Ultrasound offers prehospital professionals an alternative method for ETT confirmation for recognizing tube displacement or differentiating between main tracheal intubation and right mainstem intubation [27,28,29,30,31]. For example, Adi et al’s (2013) study showed an impressive result of 98.1% accuracy in initial verification [30].

5. Gastric tube placement confirmation

Gastric tube placement – nasogastric or orogastic – remains a recommended critical care intervention for all intubated patients as it decreases the risk of aspiration and improves tidal volume. Some EMS systems that place gastric tubes report that placement is easily confirmed using field ultrasound [32].

6. Fracture determination

Many types of suspected long-bone fractures are managed in the prehospital setting. Growing evidence suggests that use of field ultrasound can successfully identify several types of long bone fractures [33,49,50].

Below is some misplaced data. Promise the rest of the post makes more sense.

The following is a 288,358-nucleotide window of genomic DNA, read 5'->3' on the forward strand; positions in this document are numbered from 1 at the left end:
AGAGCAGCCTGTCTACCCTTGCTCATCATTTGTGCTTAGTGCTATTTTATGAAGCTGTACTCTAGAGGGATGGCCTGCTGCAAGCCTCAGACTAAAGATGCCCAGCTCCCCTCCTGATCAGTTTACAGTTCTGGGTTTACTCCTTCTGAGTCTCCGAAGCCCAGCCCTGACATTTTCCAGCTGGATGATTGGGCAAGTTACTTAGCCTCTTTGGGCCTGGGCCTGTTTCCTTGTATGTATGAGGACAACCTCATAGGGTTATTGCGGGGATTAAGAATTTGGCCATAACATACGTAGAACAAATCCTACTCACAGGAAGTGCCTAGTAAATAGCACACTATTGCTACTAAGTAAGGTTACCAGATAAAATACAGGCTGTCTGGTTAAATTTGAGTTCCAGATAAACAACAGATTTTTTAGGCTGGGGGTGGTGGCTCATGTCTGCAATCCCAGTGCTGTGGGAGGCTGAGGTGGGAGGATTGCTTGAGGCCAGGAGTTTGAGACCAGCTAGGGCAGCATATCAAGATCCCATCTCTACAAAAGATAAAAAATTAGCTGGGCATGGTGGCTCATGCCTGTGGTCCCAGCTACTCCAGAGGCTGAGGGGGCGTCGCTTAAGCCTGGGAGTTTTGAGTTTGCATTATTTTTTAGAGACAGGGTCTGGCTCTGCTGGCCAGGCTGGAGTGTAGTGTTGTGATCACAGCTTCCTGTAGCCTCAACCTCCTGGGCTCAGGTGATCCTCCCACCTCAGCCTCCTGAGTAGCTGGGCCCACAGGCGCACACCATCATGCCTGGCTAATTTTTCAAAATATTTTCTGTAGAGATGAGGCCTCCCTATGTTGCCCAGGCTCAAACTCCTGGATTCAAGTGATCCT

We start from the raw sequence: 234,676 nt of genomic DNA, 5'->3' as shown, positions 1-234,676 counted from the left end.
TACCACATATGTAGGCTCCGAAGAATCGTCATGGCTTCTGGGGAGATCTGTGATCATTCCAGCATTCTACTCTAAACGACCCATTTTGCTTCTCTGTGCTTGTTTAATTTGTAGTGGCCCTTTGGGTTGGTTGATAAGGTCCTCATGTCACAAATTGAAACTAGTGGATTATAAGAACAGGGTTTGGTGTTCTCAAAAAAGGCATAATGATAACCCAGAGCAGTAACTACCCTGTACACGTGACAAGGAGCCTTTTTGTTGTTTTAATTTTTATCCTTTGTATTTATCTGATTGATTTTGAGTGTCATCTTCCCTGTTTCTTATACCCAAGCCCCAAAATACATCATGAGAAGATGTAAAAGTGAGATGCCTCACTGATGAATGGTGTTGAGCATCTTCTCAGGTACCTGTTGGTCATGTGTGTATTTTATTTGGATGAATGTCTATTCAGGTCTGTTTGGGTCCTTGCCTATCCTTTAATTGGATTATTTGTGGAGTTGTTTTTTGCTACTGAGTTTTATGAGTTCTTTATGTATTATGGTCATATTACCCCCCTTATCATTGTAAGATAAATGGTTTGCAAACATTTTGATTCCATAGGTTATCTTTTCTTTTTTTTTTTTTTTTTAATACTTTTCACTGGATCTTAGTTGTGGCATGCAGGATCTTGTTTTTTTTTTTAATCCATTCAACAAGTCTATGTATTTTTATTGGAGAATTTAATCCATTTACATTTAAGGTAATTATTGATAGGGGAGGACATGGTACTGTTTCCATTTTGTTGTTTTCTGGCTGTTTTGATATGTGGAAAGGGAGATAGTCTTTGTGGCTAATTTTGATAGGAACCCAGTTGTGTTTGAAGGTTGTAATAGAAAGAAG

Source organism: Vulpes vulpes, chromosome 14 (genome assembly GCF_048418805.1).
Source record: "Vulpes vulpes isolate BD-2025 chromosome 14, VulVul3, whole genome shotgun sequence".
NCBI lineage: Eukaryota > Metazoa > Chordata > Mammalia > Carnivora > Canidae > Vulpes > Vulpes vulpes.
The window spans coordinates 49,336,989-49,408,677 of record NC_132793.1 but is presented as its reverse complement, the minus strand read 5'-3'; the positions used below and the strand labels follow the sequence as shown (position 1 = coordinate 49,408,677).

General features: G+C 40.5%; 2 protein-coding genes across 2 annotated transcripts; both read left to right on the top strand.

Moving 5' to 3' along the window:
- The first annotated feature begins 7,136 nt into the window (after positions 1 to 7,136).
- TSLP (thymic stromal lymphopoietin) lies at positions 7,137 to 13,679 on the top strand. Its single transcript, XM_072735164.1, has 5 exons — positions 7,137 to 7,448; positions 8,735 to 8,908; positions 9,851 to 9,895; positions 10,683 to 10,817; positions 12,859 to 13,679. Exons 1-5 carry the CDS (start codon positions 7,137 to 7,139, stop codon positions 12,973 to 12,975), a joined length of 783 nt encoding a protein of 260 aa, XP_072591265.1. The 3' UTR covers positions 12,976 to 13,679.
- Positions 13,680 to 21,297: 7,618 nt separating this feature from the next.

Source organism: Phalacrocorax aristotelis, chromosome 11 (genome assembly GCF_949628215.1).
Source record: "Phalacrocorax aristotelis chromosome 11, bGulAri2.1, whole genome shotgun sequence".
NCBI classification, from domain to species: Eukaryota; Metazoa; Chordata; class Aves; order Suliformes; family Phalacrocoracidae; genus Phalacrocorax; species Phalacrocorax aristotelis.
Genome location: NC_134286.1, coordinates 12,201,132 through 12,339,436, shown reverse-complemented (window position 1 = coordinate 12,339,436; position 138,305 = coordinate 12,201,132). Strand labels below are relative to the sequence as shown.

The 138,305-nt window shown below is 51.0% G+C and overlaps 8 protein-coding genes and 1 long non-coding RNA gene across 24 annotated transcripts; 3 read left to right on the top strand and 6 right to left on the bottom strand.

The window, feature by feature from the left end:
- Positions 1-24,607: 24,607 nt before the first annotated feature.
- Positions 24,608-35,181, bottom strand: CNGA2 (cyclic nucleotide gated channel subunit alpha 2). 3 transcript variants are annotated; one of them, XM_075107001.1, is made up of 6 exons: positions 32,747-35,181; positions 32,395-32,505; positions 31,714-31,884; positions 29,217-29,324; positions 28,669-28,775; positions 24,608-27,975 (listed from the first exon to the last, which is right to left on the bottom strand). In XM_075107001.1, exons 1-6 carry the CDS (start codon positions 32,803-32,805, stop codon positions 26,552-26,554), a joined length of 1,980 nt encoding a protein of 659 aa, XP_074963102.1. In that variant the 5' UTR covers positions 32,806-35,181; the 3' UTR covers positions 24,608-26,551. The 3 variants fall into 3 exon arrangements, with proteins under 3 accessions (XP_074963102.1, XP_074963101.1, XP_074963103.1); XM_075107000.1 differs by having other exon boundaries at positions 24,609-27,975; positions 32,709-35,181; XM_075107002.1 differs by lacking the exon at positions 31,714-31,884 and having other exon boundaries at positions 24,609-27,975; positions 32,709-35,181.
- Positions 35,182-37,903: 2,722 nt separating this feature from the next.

7. Prehospital needle thoracostomy placement

Prehospital ultrasound use in trauma patients with suspected pneumothorax can be effective in preventing unnecessary field needle thoracostomys [34,35]. One study showed that when thoracic ultrasound was used to detect pneumothorax, only 26% of the patients were actually found to not have a pneumothorax [34,35,36,37]. Using field ultrasound could help decrease potentially unnecessary needle thoracostomys and other invasive procedures en route to hospital [38].

8. Peripheral intravenous access

Establishing vascular access is one of the most common procedures performed in the prehospital setting and on occasion is a high priority for the critically ill and unstable patient. The condition of the patient often presents challenges in attaining intravenous access. Conditions associated with difficult vascular access include very young age, obesity, chronic illness, IV drug abuse, and hypovolemia to list a few [39,40,41].